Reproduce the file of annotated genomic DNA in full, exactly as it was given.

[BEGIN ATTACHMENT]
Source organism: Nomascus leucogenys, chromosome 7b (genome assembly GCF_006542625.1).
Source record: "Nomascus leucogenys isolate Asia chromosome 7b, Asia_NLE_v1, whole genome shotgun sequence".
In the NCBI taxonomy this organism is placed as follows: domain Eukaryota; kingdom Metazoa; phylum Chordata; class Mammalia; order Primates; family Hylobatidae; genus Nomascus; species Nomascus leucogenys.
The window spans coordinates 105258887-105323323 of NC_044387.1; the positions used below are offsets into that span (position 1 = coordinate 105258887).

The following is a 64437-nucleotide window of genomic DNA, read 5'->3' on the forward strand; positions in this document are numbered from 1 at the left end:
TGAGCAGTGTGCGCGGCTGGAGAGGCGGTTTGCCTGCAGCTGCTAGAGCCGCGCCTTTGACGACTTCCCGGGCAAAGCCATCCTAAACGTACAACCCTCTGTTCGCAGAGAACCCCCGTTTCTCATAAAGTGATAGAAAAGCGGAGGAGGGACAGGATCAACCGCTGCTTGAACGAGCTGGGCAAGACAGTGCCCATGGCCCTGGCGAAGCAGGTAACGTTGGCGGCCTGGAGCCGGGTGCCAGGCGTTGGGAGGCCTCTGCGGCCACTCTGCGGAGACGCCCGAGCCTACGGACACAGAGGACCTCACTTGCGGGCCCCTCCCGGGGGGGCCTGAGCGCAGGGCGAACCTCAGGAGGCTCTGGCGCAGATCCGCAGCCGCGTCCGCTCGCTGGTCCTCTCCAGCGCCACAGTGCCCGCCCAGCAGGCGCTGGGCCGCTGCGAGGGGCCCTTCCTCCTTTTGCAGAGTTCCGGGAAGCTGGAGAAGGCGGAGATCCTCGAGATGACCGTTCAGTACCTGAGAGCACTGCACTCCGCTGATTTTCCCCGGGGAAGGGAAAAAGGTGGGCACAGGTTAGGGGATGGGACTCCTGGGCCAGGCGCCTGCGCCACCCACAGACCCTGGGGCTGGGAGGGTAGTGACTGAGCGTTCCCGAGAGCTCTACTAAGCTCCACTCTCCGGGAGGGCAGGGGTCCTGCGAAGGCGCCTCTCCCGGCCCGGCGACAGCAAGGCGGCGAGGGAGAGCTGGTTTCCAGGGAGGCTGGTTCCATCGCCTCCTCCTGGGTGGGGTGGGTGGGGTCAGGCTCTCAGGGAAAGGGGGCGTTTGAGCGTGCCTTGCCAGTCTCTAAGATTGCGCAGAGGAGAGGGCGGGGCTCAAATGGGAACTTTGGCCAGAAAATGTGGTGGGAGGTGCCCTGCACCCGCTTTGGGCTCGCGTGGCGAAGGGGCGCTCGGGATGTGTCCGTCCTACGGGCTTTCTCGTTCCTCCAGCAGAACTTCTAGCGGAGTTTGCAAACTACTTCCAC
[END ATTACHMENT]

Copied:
Source organism: Nomascus leucogenys, chromosome 7b (genome assembly GCF_006542625.1).
Source record: "Nomascus leucogenys isolate Asia chromosome 7b, Asia_NLE_v1, whole genome shotgun sequence".
In the NCBI taxonomy this organism is placed as follows: domain Eukaryota; kingdom Metazoa; phylum Chordata; class Mammalia; order Primates; family Hylobatidae; genus Nomascus; species Nomascus leucogenys.
The window spans coordinates 105258887-105323323 of NC_044387.1; the positions used below are offsets into that span (position 1 = coordinate 105258887).

The following is a 64437-nucleotide window of genomic DNA, read 5'->3' on the forward strand; positions in this document are numbered from 1 at the left end:
TGAGCAGTGTGCGCGGCTGGAGAGGCGGTTTGCCTGCAGCTGCTAGAGCCGCGCCTTTGACGACTTCCCGGGCAAAGCCATCCTAAACGTACAACCCTCTGTTCGCAGAGAACCCCCGTTTCTCATAAAGTGATAGAAAAGCGGAGGAGGGACAGGATCAACCGCTGCTTGAACGAGCTGGGCAAGACAGTGCCCATGGCCCTGGCGAAGCAGGTAACGTTGGCGGCCTGGAGCCGGGTGCCAGGCGTTGGGAGGCCTCTGCGGCCACTCTGCGGAGACGCCCGAGCCTACGGACACAGAGGACCTCACTTGCGGGCCCCTCCCGGGGGGGCCTGAGCGCAGGGCGAACCTCAGGAGGCTCTGGCGCAGATCCGCAGCCGCGTCCGCTCGCTGGTCCTCTCCAGCGCCACAGTGCCCGCCCAGCAGGCGCTGGGCCGCTGCGAGGGGCCCTTCCTCCTTTTGCAGAGTTCCGGGAAGCTGGAGAAGGCGGAGATCCTCGAGATGACCGTTCAGTACCTGAGAGCACTGCACTCCGCTGATTTTCCCCGGGGAAGGGAAAAAGGTGGGCACAGGTTAGGGGATGGGACTCCTGGGCCAGGCGCCTGCGCCACCCACAGACCCTGGGGCTGGGAGGGTAGTGACTGAGCGTTCCCGAGAGCTCTACTAAGCTCCACTCTCCGGGAGGGCAGGGGTCCTGCGAAGGCGCCTCTCCCGGCCCGGCGACAGCAAGGCGGCGAGGGAGAGCTGGTTTCCAGGGAGGCTGGTTCCATCGCCTCCTCCTGGGTGGGGTGGGTGGGGTCAGGCTCTCAGGGAAAGGGGGCGTTTGAGCGTGCCTTGCCAGTCTCTAAGATTGCGCAGAGGAGAGGGCGGGGCTCAAATGGGAACTTTGGCCAGAAAATGTGGTGGGAGGTGCCCTGCACCCGCTTTGGGCTCGCGTGGCGAAGGGGCGCTCGGGATGTGTCCGTCCTACGGGCTTTCTCGTTCCTCCAGCAGAACTTCTAGCGGAGTTTGCAAACTACTTCCAC